• a 30% (or greater) reduction of arm’s-length revenue; and

  • the amount of remuneration paid to employees compared to the amount of remuneration paid to employees pre-crisis.

Once the CRA receives evidence of the above, it will remit the funds directly to employers.  Employers are encouraged to set up direct deposit accounts with the CRA to receive funds faster. When will funds be available? The funds are expected to be available in six weeks. Are employers required to top-up the remaining 25% of employees’ salaries? All employers are expected to make “best efforts” to pay employees 100% of their salaries and will need to attest they are doing everything they can to pay the remaining 25% of employee wages.  While it is understood that some employers will not be able to top up their employees’ salaries, any employer that is able to pay salaries in full is expected to do so. The government will rely largely on the honour system to ensure employers are, in fact, making best efforts to pay salaries in full, but both the prime minister and the finance minister made it clear there will be serious consequences for employers that try to take advantage of the subsidy. Does the CEWS replace the previously announced 10% wage subsidy? No, the 75% wage subsidy does not replace the previously announced 10% subsidy for eligible employers, including employers that cannot demonstrate a 30% decline in revenue.  However, for employers that are eligible for the CEWS and the 10% wage subsidy for a period, any benefit from the 10% wage subsidy for remuneration paid in a specific period would generally reduce the amount available to be claimed under the CEWS in the same period. The 10% wage subsidy is retroactive to March 18 and will last until June 20. It allows for a maximum subsidy of $1,375 per employee and $25,000 per employer. Unlike the CEWS, which is paid directly to the employer, the 10% wage subsidy simply allows employers to reduce their remittances to the CRA. For more information on the 10% wage subsidy, see the federal government’s webpage or contact any member of our Tax Law Group or our Employment and Labour Group. Can an employer claim the CEWS for an employee receiving the Canadian Emergency Response Benefit? An employer cannot claim the CEWS for remuneration paid to an employee in a week that falls within a 4-week period for which the employee is eligible for the Canadian Emergency Response Benefit. Looking forward As additional details are made available, we will send further updates. If you have any questions about the CEWS, please contact any member of our Employment and Labour Group.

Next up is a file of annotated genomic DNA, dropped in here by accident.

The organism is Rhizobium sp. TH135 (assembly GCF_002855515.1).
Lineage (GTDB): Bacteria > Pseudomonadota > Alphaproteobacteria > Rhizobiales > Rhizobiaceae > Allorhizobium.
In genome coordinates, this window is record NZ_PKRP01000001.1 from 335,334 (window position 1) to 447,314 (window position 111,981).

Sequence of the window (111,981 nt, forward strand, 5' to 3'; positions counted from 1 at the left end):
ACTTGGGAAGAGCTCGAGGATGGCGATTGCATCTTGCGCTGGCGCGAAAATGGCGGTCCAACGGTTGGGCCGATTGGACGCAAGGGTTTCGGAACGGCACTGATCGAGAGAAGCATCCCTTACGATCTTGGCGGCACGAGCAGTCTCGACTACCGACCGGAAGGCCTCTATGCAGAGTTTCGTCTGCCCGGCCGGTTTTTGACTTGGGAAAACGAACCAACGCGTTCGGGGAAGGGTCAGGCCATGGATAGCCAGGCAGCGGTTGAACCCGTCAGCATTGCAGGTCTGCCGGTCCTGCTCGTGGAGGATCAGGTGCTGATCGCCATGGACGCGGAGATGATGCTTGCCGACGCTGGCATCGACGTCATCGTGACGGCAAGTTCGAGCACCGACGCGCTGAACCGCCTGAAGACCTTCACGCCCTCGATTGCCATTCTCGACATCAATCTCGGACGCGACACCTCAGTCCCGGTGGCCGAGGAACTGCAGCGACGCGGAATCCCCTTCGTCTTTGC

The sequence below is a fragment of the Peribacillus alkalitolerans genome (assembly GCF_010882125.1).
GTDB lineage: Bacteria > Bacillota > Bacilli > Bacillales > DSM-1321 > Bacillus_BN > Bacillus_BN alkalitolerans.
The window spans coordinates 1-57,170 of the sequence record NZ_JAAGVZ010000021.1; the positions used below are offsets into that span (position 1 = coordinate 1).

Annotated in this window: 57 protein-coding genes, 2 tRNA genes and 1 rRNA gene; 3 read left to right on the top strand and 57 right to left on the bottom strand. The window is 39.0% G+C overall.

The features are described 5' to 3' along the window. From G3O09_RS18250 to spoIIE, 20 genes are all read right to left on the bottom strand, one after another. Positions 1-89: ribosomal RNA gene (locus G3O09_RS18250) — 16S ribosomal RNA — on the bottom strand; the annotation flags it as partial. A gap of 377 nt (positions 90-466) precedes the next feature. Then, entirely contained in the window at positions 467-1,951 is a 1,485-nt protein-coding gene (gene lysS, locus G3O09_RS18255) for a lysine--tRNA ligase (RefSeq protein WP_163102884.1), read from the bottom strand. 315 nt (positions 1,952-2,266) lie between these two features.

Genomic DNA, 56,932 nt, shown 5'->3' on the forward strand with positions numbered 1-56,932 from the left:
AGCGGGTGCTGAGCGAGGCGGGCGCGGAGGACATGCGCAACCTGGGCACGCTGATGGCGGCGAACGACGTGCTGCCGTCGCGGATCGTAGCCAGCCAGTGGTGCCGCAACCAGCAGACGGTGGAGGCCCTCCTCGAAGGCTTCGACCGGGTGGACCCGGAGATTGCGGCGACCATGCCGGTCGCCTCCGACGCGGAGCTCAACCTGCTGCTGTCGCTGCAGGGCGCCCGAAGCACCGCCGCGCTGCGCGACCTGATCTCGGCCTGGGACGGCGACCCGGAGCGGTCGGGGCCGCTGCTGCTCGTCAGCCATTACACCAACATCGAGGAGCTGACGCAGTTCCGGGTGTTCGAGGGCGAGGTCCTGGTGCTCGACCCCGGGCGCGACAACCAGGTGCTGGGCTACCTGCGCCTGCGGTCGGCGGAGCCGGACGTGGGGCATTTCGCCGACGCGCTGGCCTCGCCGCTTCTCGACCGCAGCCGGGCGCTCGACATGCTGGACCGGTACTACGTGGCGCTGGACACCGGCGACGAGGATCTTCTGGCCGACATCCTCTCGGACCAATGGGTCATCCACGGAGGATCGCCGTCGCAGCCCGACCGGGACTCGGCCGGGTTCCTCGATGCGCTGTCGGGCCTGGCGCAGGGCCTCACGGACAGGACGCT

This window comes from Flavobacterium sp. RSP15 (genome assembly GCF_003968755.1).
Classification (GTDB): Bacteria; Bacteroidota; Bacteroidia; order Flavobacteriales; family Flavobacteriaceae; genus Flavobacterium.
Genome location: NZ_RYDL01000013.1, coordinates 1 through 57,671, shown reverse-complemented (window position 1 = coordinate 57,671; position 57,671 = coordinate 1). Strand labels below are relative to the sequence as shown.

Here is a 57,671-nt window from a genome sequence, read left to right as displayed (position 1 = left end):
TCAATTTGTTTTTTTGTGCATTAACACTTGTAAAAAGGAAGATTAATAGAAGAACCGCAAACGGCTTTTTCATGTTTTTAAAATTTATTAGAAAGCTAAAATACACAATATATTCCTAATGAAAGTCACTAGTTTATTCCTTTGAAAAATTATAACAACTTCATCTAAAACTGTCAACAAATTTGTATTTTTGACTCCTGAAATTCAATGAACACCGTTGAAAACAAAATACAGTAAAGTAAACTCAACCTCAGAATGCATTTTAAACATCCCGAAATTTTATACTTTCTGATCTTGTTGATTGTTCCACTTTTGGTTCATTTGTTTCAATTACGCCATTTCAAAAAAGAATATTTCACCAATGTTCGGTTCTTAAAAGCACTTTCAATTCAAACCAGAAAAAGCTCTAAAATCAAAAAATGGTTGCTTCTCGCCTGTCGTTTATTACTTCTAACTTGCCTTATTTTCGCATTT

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This Update is intended as a general summary for educational purposes only and should not be relied upon as legal advice with respect to any particular set of circumstances. If you require advice as to your circumstances, please contact any member of our Employment and Labour Group.